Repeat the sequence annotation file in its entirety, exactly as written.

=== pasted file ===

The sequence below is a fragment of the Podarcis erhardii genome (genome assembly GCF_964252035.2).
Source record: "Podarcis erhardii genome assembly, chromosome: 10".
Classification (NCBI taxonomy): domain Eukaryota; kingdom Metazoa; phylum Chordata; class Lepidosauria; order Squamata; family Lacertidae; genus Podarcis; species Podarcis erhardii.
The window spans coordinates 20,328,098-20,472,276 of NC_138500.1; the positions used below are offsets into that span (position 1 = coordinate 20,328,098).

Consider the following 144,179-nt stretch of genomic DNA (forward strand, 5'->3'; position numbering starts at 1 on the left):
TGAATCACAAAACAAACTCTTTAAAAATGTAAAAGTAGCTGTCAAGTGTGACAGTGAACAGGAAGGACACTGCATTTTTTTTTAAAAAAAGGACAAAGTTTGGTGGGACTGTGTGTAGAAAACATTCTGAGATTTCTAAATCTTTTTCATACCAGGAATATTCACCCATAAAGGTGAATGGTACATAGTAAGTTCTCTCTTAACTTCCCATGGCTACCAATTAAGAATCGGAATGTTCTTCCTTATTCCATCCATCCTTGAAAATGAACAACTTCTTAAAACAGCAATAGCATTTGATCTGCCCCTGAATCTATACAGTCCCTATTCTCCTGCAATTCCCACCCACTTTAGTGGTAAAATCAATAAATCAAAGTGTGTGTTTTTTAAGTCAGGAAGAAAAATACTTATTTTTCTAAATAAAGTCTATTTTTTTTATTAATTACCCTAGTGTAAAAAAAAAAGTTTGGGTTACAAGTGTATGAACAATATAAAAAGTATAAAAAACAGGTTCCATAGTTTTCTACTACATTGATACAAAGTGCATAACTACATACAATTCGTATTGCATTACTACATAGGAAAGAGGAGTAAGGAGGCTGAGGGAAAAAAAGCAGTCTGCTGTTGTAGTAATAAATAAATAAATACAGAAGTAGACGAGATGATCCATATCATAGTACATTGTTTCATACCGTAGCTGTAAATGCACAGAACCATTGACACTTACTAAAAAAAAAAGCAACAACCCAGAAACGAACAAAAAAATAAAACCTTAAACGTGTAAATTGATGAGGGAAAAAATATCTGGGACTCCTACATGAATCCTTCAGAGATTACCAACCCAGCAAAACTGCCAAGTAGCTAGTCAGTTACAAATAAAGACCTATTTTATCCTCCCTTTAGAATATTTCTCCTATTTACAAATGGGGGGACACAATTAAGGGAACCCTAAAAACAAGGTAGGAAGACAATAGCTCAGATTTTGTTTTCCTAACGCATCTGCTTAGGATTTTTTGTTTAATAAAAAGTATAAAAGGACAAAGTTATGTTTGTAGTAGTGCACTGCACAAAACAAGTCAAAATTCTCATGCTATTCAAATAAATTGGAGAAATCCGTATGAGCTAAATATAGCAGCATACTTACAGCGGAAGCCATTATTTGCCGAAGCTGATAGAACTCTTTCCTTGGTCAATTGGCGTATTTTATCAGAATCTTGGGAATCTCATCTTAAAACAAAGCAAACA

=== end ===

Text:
The sequence below is a fragment of the Podarcis erhardii genome (genome assembly GCF_964252035.2).
Source record: "Podarcis erhardii genome assembly, chromosome: 10".
Classification (NCBI taxonomy): domain Eukaryota; kingdom Metazoa; phylum Chordata; class Lepidosauria; order Squamata; family Lacertidae; genus Podarcis; species Podarcis erhardii.
The window spans coordinates 20,328,098-20,472,276 of NC_138500.1; the positions used below are offsets into that span (position 1 = coordinate 20,328,098).

Consider the following 144,179-nt stretch of genomic DNA (forward strand, 5'->3'; position numbering starts at 1 on the left):
TGAATCACAAAACAAACTCTTTAAAAATGTAAAAGTAGCTGTCAAGTGTGACAGTGAACAGGAAGGACACTGCATTTTTTTTTAAAAAAAGGACAAAGTTTGGTGGGACTGTGTGTAGAAAACATTCTGAGATTTCTAAATCTTTTTCATACCAGGAATATTCACCCATAAAGGTGAATGGTACATAGTAAGTTCTCTCTTAACTTCCCATGGCTACCAATTAAGAATCGGAATGTTCTTCCTTATTCCATCCATCCTTGAAAATGAACAACTTCTTAAAACAGCAATAGCATTTGATCTGCCCCTGAATCTATACAGTCCCTATTCTCCTGCAATTCCCACCCACTTTAGTGGTAAAATCAATAAATCAAAGTGTGTGTTTTTTAAGTCAGGAAGAAAAATACTTATTTTTCTAAATAAAGTCTATTTTTTTTATTAATTACCCTAGTGTAAAAAAAAAAGTTTGGGTTACAAGTGTATGAACAATATAAAAAGTATAAAAAACAGGTTCCATAGTTTTCTACTACATTGATACAAAGTGCATAACTACATACAATTCGTATTGCATTACTACATAGGAAAGAGGAGTAAGGAGGCTGAGGGAAAAAAAGCAGTCTGCTGTTGTAGTAATAAATAAATAAATACAGAAGTAGACGAGATGATCCATATCATAGTACATTGTTTCATACCGTAGCTGTAAATGCACAGAACCATTGACACTTACTAAAAAAAAAAGCAACAACCCAGAAACGAACAAAAAAATAAAACCTTAAACGTGTAAATTGATGAGGGAAAAAATATCTGGGACTCCTACATGAATCCTTCAGAGATTACCAACCCAGCAAAACTGCCAAGTAGCTAGTCAGTTACAAATAAAGACCTATTTTATCCTCCCTTTAGAATATTTCTCCTATTTACAAATGGGGGGACACAATTAAGGGAACCCTAAAAACAAGGTAGGAAGACAATAGCTCAGATTTTGTTTTCCTAACGCATCTGCTTAGGATTTTTTGTTTAATAAAAAGTATAAAAGGACAAAGTTATGTTTGTAGTAGTGCACTGCACAAAACAAGTCAAAATTCTCATGCTATTCAAATAAATTGGAGAAATCCGTATGAGCTAAATATAGCAGCATACTTACAGCGGAAGCCATTATTTGCCGAAGCTGATAGAACTCTTTCCTTGGTCAATTGGCGTATTTTATCAGAATCTTGGGAATCTCATCTTAAAACAAAGCAAACA